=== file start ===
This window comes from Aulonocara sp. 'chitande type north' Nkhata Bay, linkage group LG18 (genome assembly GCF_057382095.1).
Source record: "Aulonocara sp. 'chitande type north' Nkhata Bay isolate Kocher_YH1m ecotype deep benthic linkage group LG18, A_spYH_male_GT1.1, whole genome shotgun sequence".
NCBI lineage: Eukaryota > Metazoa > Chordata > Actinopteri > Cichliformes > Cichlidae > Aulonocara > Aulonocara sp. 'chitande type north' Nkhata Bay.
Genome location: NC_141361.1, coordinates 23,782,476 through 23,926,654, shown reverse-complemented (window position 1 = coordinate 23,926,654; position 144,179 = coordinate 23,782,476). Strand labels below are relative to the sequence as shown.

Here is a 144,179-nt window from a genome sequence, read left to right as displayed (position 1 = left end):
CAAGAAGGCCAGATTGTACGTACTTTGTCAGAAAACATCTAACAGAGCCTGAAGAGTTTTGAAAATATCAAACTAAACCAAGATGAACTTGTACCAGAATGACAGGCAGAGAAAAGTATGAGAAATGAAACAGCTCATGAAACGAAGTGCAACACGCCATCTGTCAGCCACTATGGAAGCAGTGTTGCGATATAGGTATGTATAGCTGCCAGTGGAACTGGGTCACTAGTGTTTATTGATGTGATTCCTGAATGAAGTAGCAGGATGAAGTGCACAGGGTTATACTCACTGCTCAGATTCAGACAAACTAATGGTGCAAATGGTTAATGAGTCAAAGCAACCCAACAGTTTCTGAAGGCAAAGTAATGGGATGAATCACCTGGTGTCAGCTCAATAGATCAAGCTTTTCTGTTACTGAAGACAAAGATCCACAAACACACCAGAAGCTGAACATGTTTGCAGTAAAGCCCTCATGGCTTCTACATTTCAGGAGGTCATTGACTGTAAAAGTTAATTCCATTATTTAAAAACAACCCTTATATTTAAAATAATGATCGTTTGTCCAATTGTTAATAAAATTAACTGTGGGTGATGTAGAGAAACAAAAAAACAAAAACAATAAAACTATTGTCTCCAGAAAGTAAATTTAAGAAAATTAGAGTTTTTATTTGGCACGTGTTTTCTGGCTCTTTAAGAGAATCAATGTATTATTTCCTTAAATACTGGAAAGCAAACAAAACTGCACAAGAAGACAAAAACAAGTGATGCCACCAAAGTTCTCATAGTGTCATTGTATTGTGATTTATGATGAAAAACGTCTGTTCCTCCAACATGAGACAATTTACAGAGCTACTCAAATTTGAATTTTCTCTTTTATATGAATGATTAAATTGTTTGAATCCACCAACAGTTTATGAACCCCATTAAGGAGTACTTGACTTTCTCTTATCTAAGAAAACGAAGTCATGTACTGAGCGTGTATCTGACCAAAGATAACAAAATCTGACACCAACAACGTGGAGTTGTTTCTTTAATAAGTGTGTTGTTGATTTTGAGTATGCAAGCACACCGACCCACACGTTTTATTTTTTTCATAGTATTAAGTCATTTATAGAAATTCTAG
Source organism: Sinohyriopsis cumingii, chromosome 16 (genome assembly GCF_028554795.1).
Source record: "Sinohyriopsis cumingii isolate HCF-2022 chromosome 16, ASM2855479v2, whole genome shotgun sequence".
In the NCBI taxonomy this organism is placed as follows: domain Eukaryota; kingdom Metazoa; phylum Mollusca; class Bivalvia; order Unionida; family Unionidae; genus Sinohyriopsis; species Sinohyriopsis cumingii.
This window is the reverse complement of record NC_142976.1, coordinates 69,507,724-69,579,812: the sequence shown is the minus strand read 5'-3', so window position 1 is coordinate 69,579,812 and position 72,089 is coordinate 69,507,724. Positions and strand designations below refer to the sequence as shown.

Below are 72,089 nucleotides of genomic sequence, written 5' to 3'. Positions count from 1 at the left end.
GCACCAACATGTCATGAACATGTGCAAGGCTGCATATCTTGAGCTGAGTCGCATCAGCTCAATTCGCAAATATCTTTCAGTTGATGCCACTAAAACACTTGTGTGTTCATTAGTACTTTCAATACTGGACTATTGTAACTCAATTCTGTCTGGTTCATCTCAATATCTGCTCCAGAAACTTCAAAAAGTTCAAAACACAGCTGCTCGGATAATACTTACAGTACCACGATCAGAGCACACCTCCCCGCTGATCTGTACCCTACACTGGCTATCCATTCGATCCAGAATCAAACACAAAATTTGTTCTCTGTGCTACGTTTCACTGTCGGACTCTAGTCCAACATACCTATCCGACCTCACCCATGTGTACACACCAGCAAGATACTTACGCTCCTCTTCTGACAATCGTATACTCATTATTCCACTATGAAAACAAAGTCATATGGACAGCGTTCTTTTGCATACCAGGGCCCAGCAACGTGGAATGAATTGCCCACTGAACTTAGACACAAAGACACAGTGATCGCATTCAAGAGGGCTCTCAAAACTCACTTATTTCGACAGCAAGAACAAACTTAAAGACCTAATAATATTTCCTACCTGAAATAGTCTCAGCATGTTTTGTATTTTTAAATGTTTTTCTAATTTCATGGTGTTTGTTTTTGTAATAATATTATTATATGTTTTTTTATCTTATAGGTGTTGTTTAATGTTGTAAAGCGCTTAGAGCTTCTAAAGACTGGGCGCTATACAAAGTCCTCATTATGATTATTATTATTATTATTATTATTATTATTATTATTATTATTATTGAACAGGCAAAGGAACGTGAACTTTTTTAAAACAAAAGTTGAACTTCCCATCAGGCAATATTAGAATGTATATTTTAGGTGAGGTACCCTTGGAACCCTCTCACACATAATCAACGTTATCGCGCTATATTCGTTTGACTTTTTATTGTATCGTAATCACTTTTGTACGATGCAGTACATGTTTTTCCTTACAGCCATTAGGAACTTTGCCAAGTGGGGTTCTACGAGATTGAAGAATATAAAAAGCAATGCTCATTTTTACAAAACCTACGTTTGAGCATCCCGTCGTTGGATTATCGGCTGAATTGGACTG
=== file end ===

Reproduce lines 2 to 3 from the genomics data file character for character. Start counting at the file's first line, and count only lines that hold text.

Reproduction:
Source record: "Aulonocara sp. 'chitande type north' Nkhata Bay isolate Kocher_YH1m ecotype deep benthic linkage group LG18, A_spYH_male_GT1.1, whole genome shotgun sequence".
NCBI lineage: Eukaryota > Metazoa > Chordata > Actinopteri > Cichliformes > Cichlidae > Aulonocara > Aulonocara sp. 'chitande type north' Nkhata Bay.